Acquisitions can add strength to an organization, from new business lines and markets to talent. From an ESG perspective, the post-deal bank could emerge stronger. “For some, combining two organizations enhances the ESG picture,” says Appelbaum. One organization may have strengths when it comes to data security; the other may have a great training program.

While ESG won’t drive the selection of a target, an acquirer should understand the progress the seller has made — and whether there will be any issues. Appelbaum recommends starting with the target’s ESG policy and determining whether it’s aligned with the buyer. Also, look for feedback the seller has received from large investors and other stakeholders on ESG. “What’s been done to make headway with those institutional investors?” she says.

Arias helps companies consider their ESG roadmap, identifying where they are and where they want to go. “There are so many existing processes [and] operations that are ESG-related and … need to be brought together into one cohesive structure,” she says. Companies need to understand where they’re strong on ESG and where they need to improve. Once they have that picture, they can then ask, “Where do we need to be for organizations of our size within our industry?”

The banking industry may be in the early stages on ESG, but a strong program could become a competitive advantage. “From a seller’s perspective, in my opinion, the best way to execute a good deal and get that good price is to figure out what your competitive advantage is,” says Vernon. A seller could also be swayed by an acquirer with a strong ESG reputation that will have a positive impact on the seller’s community and employees. “On a go-forward basis, you could have a competitive advantage in ESG,” he adds.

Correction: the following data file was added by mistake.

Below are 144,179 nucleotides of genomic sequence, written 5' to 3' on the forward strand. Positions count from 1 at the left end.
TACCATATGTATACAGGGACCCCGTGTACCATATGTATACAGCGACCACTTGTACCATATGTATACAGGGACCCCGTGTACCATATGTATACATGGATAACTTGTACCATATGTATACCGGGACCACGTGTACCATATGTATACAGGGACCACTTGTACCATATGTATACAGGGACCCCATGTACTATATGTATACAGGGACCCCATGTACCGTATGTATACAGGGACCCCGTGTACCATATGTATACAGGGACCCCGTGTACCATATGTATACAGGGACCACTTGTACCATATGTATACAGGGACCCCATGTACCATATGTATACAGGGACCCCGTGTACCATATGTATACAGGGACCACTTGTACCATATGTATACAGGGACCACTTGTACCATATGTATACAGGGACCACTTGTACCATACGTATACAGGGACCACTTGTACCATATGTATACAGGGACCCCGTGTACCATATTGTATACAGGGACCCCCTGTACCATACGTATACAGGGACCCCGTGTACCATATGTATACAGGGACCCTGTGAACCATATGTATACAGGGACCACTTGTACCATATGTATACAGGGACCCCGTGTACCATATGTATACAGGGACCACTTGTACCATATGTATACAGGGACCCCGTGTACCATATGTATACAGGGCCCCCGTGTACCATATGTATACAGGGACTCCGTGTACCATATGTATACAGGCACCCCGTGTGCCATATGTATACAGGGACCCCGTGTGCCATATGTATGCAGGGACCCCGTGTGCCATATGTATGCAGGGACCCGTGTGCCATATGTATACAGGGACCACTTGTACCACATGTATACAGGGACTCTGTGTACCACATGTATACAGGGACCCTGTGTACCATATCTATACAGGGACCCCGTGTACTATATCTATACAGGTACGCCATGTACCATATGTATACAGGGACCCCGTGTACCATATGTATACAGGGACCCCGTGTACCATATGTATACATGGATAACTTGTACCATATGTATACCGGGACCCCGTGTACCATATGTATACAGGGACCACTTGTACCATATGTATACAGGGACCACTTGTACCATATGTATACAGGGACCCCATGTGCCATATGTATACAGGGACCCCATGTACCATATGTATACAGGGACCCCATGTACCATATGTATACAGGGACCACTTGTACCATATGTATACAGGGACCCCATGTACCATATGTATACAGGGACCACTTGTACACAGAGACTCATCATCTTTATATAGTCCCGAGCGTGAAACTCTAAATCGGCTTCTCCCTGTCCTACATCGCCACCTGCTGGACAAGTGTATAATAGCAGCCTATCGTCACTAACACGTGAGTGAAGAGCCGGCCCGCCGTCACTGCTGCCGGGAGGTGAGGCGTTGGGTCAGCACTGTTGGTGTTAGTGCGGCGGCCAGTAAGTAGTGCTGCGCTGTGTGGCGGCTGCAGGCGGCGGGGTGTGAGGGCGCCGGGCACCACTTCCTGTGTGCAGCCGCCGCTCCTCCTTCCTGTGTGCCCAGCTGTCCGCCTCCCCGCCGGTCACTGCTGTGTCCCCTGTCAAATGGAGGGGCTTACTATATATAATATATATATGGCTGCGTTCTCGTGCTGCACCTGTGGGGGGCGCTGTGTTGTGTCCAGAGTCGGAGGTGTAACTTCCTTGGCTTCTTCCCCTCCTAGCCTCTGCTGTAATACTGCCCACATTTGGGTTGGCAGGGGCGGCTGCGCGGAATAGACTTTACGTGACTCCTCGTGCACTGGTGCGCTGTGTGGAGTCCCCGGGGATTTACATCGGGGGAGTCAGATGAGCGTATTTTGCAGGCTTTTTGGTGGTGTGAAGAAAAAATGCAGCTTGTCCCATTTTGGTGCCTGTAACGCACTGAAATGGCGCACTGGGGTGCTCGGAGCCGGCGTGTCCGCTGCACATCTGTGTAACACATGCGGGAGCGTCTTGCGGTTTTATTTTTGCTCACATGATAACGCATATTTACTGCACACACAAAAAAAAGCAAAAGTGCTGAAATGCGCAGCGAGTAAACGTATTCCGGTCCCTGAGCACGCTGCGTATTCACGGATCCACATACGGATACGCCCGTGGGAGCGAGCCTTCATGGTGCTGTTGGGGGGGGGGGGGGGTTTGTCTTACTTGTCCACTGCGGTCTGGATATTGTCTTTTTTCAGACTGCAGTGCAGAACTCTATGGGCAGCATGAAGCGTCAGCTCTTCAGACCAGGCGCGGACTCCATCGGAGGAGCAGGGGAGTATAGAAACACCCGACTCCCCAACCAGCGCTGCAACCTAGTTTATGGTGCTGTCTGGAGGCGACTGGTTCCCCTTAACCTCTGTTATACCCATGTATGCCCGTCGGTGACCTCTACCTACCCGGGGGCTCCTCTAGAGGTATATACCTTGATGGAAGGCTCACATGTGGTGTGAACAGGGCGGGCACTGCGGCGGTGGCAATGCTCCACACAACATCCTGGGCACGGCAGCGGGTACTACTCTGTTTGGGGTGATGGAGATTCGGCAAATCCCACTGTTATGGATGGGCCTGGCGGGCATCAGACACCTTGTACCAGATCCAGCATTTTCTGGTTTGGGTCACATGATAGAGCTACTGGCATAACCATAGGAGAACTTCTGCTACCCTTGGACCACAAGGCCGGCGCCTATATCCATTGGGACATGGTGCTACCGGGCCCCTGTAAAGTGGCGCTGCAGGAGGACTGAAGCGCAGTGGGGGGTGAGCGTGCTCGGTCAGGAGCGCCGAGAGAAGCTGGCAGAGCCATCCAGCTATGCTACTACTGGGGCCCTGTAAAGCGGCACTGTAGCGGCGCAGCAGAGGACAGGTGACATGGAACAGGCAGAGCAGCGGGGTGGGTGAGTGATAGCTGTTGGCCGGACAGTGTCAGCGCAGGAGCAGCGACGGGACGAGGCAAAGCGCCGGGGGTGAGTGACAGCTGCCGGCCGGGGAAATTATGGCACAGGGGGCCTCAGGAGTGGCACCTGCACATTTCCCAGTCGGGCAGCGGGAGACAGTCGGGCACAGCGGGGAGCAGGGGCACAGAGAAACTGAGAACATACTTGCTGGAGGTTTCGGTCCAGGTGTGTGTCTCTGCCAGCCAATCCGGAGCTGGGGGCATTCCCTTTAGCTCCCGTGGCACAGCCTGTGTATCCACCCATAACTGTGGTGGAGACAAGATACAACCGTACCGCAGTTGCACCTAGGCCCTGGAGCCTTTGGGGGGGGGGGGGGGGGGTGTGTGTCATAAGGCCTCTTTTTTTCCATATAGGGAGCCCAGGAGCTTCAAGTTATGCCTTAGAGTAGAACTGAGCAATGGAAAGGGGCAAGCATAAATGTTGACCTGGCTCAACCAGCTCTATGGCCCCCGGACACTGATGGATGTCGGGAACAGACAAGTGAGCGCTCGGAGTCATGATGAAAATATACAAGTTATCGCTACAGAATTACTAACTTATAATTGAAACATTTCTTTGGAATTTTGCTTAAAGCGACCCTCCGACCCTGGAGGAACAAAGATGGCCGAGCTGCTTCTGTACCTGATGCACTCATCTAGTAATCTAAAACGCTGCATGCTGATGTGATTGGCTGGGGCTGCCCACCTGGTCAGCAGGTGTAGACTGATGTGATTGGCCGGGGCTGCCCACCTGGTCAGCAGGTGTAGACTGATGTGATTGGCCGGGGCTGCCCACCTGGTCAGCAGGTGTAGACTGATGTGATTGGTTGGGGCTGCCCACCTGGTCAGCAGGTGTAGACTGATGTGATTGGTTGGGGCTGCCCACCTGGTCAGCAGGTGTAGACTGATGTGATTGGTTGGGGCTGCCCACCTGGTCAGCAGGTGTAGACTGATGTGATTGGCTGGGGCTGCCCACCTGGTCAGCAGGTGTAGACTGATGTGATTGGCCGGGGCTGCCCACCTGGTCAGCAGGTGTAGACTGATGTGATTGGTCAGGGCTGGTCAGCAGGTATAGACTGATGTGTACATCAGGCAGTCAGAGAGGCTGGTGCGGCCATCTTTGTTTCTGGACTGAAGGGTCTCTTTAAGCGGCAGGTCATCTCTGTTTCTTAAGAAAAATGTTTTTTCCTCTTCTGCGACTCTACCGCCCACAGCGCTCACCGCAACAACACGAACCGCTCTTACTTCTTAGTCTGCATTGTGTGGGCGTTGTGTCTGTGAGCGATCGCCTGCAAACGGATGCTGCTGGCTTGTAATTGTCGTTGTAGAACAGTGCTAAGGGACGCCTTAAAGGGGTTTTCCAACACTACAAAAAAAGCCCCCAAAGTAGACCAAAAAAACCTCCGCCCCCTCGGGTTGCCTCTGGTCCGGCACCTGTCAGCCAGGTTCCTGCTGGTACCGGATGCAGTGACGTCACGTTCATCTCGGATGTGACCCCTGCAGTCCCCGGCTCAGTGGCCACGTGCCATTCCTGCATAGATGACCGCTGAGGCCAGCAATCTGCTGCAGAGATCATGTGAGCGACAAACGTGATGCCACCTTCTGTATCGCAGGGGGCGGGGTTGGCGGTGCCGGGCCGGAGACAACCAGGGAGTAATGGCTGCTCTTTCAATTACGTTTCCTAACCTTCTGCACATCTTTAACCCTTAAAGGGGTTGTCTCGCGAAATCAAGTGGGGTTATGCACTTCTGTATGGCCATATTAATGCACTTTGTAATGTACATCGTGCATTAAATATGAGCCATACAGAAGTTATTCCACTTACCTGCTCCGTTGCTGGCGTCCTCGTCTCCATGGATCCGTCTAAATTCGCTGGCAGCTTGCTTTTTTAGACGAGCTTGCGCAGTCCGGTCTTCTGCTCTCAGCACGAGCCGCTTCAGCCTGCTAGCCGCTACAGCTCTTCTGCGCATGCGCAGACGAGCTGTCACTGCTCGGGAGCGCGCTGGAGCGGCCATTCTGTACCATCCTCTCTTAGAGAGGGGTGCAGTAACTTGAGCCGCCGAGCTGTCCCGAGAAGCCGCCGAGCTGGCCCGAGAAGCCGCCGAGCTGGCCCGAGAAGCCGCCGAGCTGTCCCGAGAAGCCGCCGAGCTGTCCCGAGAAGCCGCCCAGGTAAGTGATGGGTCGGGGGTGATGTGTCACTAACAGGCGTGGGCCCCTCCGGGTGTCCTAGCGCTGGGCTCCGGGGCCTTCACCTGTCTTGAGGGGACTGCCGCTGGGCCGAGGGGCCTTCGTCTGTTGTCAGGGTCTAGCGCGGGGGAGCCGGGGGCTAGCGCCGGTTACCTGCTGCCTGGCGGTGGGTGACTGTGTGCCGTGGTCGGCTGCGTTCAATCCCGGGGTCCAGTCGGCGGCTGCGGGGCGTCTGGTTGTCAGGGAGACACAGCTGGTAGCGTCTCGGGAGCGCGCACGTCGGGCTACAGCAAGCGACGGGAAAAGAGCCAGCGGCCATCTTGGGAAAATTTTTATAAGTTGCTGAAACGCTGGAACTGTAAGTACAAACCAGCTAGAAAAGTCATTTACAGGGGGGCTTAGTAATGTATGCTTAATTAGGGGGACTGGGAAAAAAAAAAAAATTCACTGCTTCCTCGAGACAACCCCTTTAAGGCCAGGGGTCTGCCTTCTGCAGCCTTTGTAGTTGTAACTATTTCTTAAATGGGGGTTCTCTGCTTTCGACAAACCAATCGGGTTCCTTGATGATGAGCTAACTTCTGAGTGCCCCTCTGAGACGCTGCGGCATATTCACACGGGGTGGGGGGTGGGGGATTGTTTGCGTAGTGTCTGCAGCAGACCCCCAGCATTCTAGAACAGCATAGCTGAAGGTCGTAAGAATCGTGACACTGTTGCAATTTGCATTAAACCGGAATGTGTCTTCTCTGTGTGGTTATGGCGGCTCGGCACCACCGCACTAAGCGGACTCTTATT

And Arias advises that banks shouldn’t focus on specific metrics.  “Presenting your value from an ESG perspective is not about hitting the metrics,” she says. “It’s about showing progress, transparency, showing where you are, where you intend to go, and what are the steps that you’re going to take to get there.”

For a primer on getting started with ESG, view the video “Starting Your ESG Journey,” part of the Online Training Series. You may also consider reading “ESG: Walk Before You Run” for more considerations on where to start, or “Why ESG Will Include Consumer Metrics” to explore why your ESG program should include customer financial health. For questions boards should consider asking about climate change, read “The Topic That’s Missing From Strategic Discussions” and “Confronting Climate Change” from the third quarter 2021 issue of Bank Director magazine.

Bank Director’s 2022 Bank M&A Survey, sponsored by Crowe LLP, surveyed 229 independent directors, CEOs, CFOs and other senior executives of U.S. banks below $600 billion in assets to understand current growth strategies, particularly M&A. The survey was conducted in September 2021.

Bank Director’s 2021 Compensation Survey, sponsored by Newcleus Compensation Advisors, surveyed 282 independent directors, chief executive officers, human resources officers and other senior executives of U.S. banks below $50 billion in assets to understand talent trends, cultural shifts, CEO performance and pay, and director compensation. The survey was conducted in March and April 2021.

Bank Director’s 2021 Risk Survey, sponsored by Moss Adams LLP, received responses from 188 independent directors, chief executive officers, chief risk officers and other senior executives of U.S. banks below $50 billion in assets. The survey was conducted in January 2021, and focuses on the key risks facing the industry today and how banks will emerge from the pandemic environment.